"I have a lot of sympathy for Steve Kean. He is a young manager and you want to give him time to do his job," Wenger said last month. "A lot of the time you complain that the English managers do not get a chance and I can understand that, but when they do get a chance you must give them time."
Kean is, and presumably will always remain, resolutely Scottish - but Wenger's overarching point survives. We talk about the need to give homegrown managers a chance, yet the ones that are, generally struggle to gain any support in the court of public opinion. We have instinctively come to respond positively to Mad Men, but Kean appears much more Holby City.
On Saturday he will come up against Roberto Martinez - a man who could have walked straight off whatever the Spanish version of Madison Avenue is - when his side face Wigan Athletic at the DW Stadium. In just over two seasons, Martinez has claimed 83 points from 87 Premier League games, an average of 0.954 points per game. Kean, from the smaller sample size of 33 games (and with the disadvantage of inheriting a squad, built by someone else, midway through a season), has claimed 28 points - a minor statistical difference that would basically be eroded with a Rovers win on Saturday.
Yet Martinez has never faced an organised and public show of disapproval from Latics fans (a glib writer might suggest that is because there are not enough of them) and was even approached by Aston Villa during the summer to become their new manager.
It might be suggested that expectations at Wigan are not the same as at Blackburn, but if that is the case then the expectations at one are, to put it bluntly, unrealistic. In the last three seasons Wigan have finished 16th, 16th and 11th in the Premier League. Blackburn, in not-so-stark contrast, have finished 15th, 10th and 15th. The difference of one league place that exists now should not be that surprising.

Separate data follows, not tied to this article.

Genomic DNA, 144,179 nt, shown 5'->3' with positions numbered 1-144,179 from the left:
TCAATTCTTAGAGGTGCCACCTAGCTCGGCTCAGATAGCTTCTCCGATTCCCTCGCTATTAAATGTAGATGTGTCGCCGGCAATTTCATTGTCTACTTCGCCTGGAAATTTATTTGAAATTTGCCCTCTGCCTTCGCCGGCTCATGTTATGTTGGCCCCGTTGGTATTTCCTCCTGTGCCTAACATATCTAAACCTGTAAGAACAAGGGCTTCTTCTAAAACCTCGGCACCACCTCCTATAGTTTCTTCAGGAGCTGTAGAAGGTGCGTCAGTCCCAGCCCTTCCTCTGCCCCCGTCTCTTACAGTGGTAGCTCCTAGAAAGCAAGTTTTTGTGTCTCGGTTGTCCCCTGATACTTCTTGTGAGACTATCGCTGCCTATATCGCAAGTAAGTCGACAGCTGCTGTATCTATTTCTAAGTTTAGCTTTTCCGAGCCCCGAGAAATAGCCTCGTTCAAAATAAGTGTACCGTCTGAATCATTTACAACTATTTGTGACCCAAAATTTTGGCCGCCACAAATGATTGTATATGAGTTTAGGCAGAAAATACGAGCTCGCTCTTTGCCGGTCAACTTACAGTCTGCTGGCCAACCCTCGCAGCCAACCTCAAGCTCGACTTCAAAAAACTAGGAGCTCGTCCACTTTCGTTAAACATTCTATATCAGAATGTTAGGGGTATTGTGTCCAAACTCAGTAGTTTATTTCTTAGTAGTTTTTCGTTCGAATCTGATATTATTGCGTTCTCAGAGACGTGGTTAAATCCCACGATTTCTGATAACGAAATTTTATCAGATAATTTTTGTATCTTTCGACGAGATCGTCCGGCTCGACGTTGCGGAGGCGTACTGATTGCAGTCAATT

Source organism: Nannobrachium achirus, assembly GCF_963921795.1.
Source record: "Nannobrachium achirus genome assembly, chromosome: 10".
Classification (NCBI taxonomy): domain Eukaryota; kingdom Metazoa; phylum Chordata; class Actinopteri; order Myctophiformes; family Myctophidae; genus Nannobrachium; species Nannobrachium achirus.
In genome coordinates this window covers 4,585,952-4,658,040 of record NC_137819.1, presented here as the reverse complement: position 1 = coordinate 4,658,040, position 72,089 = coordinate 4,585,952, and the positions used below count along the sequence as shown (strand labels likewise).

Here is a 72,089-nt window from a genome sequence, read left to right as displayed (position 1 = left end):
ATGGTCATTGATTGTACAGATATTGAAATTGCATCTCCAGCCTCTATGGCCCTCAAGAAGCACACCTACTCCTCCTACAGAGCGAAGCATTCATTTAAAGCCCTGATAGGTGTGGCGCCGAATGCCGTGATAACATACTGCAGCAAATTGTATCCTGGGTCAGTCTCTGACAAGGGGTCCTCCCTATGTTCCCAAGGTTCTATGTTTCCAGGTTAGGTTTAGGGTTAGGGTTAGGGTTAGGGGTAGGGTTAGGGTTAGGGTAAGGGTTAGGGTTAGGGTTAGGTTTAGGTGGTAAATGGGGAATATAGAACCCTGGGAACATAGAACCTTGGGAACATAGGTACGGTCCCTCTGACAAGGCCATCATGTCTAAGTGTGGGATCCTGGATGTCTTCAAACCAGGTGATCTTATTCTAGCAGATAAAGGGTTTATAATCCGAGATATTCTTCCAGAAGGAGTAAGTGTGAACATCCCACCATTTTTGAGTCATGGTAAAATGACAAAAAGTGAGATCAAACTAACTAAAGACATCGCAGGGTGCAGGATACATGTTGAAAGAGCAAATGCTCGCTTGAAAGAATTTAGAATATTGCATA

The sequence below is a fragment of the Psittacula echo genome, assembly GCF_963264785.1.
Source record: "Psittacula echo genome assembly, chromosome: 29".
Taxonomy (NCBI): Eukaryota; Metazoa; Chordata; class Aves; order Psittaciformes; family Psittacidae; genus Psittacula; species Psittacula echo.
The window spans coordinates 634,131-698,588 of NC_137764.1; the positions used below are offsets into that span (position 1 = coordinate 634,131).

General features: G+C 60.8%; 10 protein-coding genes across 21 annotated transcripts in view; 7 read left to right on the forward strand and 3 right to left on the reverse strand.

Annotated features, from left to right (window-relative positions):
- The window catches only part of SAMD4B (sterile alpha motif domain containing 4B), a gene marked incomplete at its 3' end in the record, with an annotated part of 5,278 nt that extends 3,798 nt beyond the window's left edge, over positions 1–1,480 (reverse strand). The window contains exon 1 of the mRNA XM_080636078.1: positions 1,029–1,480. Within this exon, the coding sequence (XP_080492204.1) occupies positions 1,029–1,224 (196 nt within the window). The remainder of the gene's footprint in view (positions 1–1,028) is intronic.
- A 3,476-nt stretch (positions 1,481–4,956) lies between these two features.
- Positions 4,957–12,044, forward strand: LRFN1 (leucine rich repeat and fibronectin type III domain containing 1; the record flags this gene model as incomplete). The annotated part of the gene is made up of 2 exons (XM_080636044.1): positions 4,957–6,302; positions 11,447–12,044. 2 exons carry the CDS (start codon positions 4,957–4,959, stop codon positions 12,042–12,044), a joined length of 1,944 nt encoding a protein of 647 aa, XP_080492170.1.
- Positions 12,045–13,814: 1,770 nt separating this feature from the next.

The arrival of Venky's has led to a series of PR disasters - the unrealistic boasts about signing the likes of Ronaldinho and David Beckham doing the owners few favours, while the cringe-worthy adverts and sudden breakdown in communication between club and supporters all seem to have become in some way Kean's fault - but it does seem to have sparked a perception that the club suddenly has a bit more money to spend. The club's summer transfer activity, though, hardly backs up that theory.
After all, the initial £17 million the club received from Manchester United for prodigiously talented defender Phil Jones was more than Blackburn spent on all acquisitions combined. Relegated Birmingham City centre-back Scott Dann (£7 million) was the biggest splash - a necessary move, to try and fill the hole left by Jones - but other signings were made with a more economical approach in mind.
Simon Vukcevic, Mauro Formica, Radosav Petrovic and David Goodwillie all arrived with encouraging reports from exploits in foreign leagues, but have so far taken varying degrees of time to adapt to the Premier League. They follow Barcelona graduate Ruben Rochina, who joined in January but has only sparked into life (becoming the club's top scorer, from midfield) after six months of acclimatisation.